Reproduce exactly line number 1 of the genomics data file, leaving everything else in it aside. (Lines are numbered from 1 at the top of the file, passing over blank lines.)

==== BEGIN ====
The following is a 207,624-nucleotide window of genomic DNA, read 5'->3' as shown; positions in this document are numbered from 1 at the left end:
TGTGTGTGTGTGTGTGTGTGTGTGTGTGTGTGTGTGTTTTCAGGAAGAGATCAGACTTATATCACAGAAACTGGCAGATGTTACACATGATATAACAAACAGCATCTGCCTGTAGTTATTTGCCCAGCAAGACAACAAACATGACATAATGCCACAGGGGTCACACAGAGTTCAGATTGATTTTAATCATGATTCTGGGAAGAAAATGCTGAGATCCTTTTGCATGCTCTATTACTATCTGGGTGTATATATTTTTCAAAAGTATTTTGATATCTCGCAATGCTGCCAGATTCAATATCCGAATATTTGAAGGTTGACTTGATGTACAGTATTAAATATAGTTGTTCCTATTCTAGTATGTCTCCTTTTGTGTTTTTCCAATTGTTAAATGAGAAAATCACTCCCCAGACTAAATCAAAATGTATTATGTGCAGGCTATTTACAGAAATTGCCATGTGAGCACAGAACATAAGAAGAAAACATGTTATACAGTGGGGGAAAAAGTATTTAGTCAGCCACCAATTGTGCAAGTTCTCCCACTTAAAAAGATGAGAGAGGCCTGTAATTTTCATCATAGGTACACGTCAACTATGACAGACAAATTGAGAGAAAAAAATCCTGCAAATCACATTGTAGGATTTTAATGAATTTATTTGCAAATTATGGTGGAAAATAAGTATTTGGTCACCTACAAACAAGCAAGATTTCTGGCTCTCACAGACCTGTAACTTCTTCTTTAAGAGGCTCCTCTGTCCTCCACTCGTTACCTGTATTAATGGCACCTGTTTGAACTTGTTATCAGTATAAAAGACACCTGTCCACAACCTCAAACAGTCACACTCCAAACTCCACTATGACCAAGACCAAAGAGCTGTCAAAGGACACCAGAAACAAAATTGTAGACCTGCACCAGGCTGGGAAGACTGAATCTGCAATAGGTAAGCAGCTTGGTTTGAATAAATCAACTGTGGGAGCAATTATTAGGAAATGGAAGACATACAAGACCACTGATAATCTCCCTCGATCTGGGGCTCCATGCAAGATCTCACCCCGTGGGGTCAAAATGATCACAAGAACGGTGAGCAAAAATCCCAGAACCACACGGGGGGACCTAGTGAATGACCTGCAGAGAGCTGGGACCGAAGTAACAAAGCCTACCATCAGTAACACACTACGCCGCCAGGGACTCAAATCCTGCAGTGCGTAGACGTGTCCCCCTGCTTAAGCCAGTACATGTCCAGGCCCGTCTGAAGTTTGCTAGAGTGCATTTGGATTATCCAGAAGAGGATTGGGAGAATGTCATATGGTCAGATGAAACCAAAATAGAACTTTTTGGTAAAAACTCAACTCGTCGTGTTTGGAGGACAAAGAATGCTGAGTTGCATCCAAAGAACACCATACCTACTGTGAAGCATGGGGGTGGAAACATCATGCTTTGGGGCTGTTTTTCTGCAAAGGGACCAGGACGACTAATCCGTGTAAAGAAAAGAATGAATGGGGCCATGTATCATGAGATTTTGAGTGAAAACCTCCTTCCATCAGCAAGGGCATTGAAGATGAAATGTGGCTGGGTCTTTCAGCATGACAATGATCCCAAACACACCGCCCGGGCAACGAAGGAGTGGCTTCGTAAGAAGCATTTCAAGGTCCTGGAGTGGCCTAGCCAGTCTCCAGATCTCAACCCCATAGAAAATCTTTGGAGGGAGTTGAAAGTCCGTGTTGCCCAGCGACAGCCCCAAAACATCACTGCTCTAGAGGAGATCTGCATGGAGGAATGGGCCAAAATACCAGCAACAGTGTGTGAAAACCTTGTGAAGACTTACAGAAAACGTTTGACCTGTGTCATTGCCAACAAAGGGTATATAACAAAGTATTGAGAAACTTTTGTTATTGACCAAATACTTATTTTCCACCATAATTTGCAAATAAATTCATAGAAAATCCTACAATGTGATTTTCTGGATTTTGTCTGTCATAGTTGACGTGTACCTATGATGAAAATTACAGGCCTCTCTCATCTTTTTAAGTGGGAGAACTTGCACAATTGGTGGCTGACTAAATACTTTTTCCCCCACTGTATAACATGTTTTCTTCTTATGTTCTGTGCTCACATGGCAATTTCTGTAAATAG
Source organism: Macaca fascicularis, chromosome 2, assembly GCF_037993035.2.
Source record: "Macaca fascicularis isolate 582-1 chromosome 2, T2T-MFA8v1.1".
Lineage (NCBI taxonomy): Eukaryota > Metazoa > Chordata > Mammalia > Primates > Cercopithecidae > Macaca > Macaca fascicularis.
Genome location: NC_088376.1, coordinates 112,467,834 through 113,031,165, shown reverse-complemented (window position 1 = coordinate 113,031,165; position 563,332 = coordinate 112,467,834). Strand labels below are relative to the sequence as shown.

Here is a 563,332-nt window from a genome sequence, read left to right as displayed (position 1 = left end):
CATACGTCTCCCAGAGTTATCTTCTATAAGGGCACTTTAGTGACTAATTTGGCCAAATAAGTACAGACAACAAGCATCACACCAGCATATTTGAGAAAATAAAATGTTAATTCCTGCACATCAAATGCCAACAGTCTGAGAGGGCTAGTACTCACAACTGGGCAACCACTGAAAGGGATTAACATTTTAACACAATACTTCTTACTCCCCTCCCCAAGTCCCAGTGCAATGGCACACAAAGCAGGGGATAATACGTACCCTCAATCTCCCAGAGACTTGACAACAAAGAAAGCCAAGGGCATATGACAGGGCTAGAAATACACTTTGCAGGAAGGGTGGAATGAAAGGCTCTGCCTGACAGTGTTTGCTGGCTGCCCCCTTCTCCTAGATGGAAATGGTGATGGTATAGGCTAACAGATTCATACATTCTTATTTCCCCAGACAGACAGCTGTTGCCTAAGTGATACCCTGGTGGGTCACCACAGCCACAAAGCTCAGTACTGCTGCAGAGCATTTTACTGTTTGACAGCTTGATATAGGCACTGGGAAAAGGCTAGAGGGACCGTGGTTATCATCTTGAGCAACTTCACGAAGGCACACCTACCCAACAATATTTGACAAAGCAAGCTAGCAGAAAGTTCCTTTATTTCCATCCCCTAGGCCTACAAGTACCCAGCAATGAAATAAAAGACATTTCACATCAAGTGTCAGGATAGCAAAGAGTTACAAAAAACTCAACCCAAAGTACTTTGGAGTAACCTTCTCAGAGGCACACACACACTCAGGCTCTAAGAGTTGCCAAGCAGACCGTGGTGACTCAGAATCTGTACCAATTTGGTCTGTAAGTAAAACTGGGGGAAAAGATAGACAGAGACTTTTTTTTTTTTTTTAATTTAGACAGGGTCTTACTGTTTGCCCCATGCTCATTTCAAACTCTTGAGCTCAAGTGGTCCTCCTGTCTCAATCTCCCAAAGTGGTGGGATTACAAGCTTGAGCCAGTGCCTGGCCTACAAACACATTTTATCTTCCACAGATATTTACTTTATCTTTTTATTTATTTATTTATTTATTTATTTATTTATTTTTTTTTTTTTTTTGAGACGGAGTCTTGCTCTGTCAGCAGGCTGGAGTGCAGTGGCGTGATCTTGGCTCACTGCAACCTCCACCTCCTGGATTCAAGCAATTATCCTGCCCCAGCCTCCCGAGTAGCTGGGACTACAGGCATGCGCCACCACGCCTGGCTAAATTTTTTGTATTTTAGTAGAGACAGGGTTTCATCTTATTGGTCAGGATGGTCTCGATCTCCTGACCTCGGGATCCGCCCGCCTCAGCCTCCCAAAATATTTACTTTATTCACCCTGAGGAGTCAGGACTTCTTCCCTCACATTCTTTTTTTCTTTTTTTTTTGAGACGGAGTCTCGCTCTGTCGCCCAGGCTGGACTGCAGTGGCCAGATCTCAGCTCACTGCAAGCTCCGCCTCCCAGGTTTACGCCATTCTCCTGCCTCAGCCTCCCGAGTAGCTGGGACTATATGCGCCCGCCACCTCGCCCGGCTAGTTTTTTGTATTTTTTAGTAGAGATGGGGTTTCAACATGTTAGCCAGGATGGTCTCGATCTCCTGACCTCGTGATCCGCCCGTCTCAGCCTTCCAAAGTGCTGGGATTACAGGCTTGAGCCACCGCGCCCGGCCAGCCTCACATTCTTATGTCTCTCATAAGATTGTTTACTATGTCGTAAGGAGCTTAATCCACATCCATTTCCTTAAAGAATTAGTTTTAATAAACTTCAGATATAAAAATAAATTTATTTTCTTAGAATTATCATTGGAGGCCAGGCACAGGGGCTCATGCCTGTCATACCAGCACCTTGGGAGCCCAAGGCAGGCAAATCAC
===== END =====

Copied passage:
The following is a 207,624-nucleotide window of genomic DNA, read 5'->3' as shown; positions in this document are numbered from 1 at the left end: